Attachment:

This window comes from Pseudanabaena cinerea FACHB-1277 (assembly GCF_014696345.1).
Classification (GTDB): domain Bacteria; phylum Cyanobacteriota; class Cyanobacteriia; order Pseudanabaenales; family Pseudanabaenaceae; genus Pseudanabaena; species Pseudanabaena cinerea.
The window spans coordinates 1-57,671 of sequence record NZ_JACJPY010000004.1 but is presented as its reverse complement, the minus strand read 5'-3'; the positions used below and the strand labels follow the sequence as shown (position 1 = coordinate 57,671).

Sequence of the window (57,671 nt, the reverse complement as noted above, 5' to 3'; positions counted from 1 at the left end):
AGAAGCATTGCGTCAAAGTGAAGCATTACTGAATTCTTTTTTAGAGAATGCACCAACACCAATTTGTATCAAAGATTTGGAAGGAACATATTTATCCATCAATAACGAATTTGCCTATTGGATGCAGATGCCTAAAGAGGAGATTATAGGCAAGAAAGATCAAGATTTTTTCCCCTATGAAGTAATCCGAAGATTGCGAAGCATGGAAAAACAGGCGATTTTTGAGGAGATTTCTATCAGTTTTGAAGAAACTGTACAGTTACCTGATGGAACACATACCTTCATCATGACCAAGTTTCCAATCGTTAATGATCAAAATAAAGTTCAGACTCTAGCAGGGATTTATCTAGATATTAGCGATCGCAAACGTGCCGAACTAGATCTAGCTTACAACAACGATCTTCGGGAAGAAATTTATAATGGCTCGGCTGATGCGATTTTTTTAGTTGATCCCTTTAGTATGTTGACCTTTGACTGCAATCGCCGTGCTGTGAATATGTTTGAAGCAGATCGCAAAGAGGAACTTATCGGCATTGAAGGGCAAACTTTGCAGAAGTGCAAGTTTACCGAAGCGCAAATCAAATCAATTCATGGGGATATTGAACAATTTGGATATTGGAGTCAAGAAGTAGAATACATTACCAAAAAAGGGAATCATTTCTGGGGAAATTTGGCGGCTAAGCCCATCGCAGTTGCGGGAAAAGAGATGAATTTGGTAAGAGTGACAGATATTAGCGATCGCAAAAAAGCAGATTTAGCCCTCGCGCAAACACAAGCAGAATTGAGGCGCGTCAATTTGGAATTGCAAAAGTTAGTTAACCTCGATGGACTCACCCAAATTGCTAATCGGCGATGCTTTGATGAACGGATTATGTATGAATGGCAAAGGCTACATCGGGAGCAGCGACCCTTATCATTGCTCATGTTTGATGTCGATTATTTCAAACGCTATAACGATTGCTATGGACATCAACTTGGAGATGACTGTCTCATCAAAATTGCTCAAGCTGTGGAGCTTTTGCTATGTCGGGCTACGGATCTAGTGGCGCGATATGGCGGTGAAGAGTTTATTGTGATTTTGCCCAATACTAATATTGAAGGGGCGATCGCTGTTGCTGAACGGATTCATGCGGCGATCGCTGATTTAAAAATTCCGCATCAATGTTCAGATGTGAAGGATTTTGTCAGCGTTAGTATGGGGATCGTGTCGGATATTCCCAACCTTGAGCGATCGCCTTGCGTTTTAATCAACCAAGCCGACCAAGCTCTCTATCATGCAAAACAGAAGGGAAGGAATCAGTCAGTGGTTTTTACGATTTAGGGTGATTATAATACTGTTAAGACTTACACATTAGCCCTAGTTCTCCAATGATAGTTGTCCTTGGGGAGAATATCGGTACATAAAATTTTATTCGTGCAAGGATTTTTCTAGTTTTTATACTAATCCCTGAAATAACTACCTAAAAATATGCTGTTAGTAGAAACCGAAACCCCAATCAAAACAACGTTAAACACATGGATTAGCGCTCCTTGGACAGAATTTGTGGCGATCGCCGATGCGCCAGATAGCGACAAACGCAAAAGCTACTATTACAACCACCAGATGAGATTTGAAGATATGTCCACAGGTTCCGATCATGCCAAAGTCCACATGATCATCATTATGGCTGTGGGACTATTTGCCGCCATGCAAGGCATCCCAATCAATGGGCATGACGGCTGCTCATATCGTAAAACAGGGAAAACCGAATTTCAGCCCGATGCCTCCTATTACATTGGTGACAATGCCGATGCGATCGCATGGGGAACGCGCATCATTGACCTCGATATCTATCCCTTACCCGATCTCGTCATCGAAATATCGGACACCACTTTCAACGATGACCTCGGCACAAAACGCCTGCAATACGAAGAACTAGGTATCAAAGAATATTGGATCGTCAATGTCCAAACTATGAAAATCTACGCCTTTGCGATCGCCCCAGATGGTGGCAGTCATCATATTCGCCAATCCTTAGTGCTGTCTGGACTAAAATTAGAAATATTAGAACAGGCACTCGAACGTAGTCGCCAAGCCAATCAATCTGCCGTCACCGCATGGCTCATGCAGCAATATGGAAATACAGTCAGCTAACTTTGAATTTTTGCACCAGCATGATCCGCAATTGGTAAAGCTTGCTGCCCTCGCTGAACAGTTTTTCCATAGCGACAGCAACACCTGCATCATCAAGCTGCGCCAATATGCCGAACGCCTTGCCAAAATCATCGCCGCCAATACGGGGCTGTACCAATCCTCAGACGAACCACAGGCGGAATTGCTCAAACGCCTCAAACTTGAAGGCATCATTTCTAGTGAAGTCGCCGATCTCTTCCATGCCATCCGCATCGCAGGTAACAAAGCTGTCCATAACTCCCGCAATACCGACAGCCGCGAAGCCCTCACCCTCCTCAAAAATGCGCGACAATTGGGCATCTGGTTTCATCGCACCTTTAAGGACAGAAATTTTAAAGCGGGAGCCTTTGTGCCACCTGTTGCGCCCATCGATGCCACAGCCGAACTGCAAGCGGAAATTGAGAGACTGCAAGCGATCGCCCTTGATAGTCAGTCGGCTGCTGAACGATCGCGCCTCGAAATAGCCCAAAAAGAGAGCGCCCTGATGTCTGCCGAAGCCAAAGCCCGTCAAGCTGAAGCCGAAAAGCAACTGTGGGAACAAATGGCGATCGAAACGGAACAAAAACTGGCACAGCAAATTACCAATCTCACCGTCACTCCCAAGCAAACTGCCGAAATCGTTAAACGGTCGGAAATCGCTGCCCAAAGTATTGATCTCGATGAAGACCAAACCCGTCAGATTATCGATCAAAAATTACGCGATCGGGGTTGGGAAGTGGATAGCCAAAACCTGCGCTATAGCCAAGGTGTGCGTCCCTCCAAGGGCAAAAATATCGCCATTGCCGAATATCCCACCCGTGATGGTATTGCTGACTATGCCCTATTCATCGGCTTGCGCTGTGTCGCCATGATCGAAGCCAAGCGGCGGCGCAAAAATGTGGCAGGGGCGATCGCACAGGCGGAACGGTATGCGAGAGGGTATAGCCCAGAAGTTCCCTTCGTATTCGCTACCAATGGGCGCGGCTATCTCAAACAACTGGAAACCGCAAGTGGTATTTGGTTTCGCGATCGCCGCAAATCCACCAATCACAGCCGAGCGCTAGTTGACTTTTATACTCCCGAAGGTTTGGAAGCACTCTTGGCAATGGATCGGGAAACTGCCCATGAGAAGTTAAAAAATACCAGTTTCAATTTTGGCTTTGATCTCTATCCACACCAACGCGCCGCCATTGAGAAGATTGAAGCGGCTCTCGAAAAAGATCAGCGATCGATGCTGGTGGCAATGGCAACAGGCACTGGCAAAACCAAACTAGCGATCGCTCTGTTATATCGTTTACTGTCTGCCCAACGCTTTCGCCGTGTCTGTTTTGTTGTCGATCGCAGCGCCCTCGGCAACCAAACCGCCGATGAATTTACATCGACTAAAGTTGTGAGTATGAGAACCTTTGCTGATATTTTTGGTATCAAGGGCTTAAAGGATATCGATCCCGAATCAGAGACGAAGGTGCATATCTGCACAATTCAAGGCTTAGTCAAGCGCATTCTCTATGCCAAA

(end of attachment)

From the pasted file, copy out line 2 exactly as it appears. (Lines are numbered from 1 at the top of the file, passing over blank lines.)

Classification (GTDB): domain Bacteria; phylum Cyanobacteriota; class Cyanobacteriia; order Pseudanabaenales; family Pseudanabaenaceae; genus Pseudanabaena; species Pseudanabaena cinerea.